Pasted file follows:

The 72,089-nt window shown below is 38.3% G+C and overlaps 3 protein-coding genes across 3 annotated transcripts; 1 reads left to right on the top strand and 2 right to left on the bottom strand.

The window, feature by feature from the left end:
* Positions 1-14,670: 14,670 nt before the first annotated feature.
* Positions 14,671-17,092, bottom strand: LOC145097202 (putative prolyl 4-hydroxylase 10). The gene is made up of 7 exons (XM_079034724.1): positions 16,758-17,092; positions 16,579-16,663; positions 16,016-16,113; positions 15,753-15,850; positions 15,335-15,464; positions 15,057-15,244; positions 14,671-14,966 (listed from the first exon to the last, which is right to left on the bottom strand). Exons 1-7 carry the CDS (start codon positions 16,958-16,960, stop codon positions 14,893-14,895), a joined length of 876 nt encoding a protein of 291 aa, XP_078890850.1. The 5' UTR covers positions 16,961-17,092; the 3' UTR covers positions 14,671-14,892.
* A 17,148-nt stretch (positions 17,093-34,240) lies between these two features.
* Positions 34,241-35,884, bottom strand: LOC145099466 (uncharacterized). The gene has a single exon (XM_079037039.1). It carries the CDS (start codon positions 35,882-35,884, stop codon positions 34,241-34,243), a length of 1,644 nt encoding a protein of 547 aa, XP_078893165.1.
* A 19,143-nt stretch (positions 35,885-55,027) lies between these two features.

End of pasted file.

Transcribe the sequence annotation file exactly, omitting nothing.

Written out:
The 72,089-nt window shown below is 38.3% G+C and overlaps 3 protein-coding genes across 3 annotated transcripts; 1 reads left to right on the top strand and 2 right to left on the bottom strand.

The window, feature by feature from the left end:
* Positions 1-14,670: 14,670 nt before the first annotated feature.
* Positions 14,671-17,092, bottom strand: LOC145097202 (putative prolyl 4-hydroxylase 10). The gene is made up of 7 exons (XM_079034724.1): positions 16,758-17,092; positions 16,579-16,663; positions 16,016-16,113; positions 15,753-15,850; positions 15,335-15,464; positions 15,057-15,244; positions 14,671-14,966 (listed from the first exon to the last, which is right to left on the bottom strand). Exons 1-7 carry the CDS (start codon positions 16,958-16,960, stop codon positions 14,893-14,895), a joined length of 876 nt encoding a protein of 291 aa, XP_078890850.1. The 5' UTR covers positions 16,961-17,092; the 3' UTR covers positions 14,671-14,892.
* A 17,148-nt stretch (positions 17,093-34,240) lies between these two features.
* Positions 34,241-35,884, bottom strand: LOC145099466 (uncharacterized). The gene has a single exon (XM_079037039.1). It carries the CDS (start codon positions 35,882-35,884, stop codon positions 34,241-34,243), a length of 1,644 nt encoding a protein of 547 aa, XP_078893165.1.
* A 19,143-nt stretch (positions 35,885-55,027) lies between these two features.